Engineering 101

Preventing Your Body From Getting Hacked

By Ruth Seeley

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Software Dramatically Reduces Energy Consumption and IoB eM Radius

As smart devices evolve, we’re presenting with even more ways to connect our bodies to the Internet. From smart contact lenses to electronic pills, and every other tracked device, humans are becoming more and more like machines. While there are certainly benefits to specific types of monitoring, there are also risks. The risk of having your body hacked is high up on the list.

“We’re connecting more and more devices to the human body network, from smartwatches and fitness trackers to head-mounted virtual reality displays,” said Dr. Shreyas Sen in a recent Science Reports paper. “The challenge has not only been keeping this communication within the body so that no one can intercept it, but also getting higher bandwidth and less battery consumption.”

While there haven’t yet been any cases of bodyhacking in real life, wireless medical devices run amok or hacked have been featured in more than one recent TV medical drama.

Human body communication or HBC, the electromagnetic field that powers wearable and implantable devices, is eminently hackable. The eM signal propagates in all directions since the human body’s high water content makes it a great conductor of wireless signals.

Body area networks using Bluetooth can be picked up within a 10-meter radius. New software developed by Sen and his electrical and computer engineering students at Purdue University tightens the Internet of Body (IoB) field to a mere centimeter from the skin. Body area networks using Bluetooth can be picked up within a 10-meter radius of the body and use 100 times more energy than Sen’s solution.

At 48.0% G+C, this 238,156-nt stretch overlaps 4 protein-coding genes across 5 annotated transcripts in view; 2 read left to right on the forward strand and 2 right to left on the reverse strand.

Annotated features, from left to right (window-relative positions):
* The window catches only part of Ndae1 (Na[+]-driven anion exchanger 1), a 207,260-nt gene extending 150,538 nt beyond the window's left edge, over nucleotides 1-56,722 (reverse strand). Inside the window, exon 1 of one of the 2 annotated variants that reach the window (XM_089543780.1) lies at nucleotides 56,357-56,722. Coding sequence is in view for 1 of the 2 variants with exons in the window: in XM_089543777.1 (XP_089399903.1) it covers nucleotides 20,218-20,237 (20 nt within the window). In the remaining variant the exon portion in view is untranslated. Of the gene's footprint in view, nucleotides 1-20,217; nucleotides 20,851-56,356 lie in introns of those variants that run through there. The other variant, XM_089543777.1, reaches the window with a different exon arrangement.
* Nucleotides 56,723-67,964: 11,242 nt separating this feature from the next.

“We show for the first time a physical understanding of the security properties of human body communication to enable a covert body area network so that no one can snoop important information,” Sen said.

Reducing transmission radius using electro-quasistatic HBC rather than wireless
(Image Credit: Purdue University image/Debayan Das)

The next step for Sen’s team is to continue working with industry and government to couple electro-quasistatic-range signals and incorporate them into a dust-sized integrated circuit.

When security issues have been addressed, doctors will able to securely reprogram insulin pumps and pacemakers without invasive surgeries, perform high-speed brain imaging, and, with the advent of closed-loop bioelectronic medicine in which patients are fitted with wearable or implantable devices that act as drugs but without the potential side effects.

Source:  Purdue University

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